It has never been my intention when I sit down to write a blog post to give out advice to anyone who comes across these words. I don't know a whole lot about fiction writing, and what little I do know is intensely personal and probably only helpful to me. I know about writing research papers, response papers, poetry explications, annotated bibliographies, and any other kind of paper that involves a works cited page, but that's not what this blog is about.
I don't plan my posts out in advance. Sometimes I'll get a thought stuck in my head and say to myself, "maybe I'll blog about that tomorrow." Most of the time I either end up writing 2 blog posts in a day, or I'll write something completely different the next day. This not-planning may be a detriment, but at this point in the game, I'm not a professional writer. I'm not really networking, I'm just trying to make virtual connections to people who have the same interests as I. And it's fun. I check my blogger dashboard thingie every morning while I eat breakfast. It's my new ritual, and I really enjoy it.
A lot of the blogs I and many of you follow give out a lot of advice, and that's wonderful, because those people are way ahead of me in the game. They've written MSS, queries, researched agents, played the waiting game--that's the kind of advice that's actually helpful. They're the people you turn to when you need some reassurance that this business really CAN pan out.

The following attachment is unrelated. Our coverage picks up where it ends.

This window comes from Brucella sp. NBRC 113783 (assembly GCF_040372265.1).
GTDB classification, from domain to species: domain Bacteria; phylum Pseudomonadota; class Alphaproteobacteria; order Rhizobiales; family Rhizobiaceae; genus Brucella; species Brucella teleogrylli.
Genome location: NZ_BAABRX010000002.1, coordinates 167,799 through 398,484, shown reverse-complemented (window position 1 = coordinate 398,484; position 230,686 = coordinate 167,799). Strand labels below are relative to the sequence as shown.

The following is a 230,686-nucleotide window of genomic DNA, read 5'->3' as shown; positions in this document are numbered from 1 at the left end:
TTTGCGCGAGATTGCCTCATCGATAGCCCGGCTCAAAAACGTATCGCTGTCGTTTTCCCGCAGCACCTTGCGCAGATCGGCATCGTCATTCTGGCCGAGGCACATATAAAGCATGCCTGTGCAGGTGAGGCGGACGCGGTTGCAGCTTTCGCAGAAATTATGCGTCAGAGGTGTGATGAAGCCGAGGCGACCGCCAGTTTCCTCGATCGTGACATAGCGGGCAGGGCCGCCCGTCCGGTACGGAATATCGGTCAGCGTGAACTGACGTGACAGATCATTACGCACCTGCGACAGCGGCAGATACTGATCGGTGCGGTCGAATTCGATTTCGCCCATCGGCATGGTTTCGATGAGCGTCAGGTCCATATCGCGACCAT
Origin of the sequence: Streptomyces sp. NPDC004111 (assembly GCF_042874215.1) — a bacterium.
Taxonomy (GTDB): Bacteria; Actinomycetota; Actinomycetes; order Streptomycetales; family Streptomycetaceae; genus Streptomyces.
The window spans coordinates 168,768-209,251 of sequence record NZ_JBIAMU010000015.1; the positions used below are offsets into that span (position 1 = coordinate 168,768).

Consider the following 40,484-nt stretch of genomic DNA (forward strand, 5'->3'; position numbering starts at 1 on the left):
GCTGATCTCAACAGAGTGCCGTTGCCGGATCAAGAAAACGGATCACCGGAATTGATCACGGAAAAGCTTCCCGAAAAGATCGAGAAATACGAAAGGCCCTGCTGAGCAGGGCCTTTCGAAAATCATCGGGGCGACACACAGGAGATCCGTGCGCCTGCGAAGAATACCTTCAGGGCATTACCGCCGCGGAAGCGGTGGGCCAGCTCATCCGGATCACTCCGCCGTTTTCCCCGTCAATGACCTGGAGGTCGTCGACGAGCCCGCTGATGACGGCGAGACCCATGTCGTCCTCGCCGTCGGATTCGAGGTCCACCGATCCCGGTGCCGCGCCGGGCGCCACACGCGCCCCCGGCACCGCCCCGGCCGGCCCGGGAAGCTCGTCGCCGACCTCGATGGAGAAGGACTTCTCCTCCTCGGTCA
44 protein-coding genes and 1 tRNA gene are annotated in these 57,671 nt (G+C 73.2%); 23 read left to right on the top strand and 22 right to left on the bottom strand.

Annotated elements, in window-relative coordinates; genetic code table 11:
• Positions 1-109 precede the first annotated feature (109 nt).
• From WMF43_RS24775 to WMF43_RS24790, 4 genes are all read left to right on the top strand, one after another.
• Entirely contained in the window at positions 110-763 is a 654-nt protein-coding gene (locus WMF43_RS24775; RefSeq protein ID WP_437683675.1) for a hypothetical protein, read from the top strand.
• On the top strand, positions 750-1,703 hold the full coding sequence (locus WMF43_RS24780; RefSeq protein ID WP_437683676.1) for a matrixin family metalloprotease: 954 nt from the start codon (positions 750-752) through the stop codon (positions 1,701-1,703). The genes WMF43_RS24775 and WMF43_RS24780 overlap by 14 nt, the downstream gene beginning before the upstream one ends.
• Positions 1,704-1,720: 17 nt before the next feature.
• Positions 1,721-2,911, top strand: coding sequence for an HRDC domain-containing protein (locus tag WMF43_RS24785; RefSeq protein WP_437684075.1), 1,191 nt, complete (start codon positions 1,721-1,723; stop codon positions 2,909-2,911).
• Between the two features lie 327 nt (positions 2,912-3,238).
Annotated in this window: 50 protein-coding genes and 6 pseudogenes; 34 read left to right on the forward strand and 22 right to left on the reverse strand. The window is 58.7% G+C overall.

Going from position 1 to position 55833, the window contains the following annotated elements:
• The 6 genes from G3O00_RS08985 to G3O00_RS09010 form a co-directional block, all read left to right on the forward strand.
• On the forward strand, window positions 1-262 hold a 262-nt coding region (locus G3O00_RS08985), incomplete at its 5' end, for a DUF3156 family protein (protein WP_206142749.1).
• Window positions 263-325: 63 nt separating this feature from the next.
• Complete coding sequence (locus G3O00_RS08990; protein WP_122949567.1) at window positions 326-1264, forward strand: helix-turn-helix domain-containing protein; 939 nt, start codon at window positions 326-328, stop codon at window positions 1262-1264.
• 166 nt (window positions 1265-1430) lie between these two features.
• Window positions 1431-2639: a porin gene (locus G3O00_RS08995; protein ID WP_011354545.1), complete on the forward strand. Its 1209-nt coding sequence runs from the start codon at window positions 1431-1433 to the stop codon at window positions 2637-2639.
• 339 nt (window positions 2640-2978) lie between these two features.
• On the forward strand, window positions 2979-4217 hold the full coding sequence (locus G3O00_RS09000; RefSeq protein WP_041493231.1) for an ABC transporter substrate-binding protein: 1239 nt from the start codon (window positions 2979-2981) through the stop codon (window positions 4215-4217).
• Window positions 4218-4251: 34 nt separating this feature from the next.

I'm just here to write some random thoughts and indulge a purely selfish need to entice others to read what I have to say. I try to make it worthwhile, try to make it funny, and try to make it widely appealing. Hopefully I'm doing a decent job of that...
Anyways, the point of this ridiculously long preamble to introduce some writing advice that we all could use. This comes from a great book I used in my first creative writing class called Writing in Flow, by Susan K. Perry (Ph.D.) It's all about cutting out a special time to work on your writing and how to make the most of that time.
So here are some thoughts from this book:
How Flow Occurs
Theory states that you enter flow state when the following requirements are in place:
1.Your activity has clear goals and gives you some sort of feedback.
2. You have the sense that your personal skills are well suited to the challenges of the activity, giving you a sense of potential control.
3. You are intensely focused on what you're doing.
4. You lose awareness of yourself, perhaps feeling part of something larger.
5. Your sense of time is altered, with time seeming to slow, stop, or become irrelevant
6. The experience becomes self-rewarding.
So how often can you say that you're in flow for any activity, not just writing? Personally, the only time I can really relate to this idea is when I'm reading a great book. I'm that person who becomes deaf and blind, much to my husband's irritation. I've only come close to this state a few times when writing, but it's something I strive for every time I open my MS, and something I hope that we can all someday accomplish.
I'm meeting my brother for dinner at 5, so I have 4 1/2 hours to try to write as much as possible. I'm shooting for an additional 2,000 words, which means I won't be able to keep taking email, blogger, and facebook breaks...
Flow, I'm coming for you!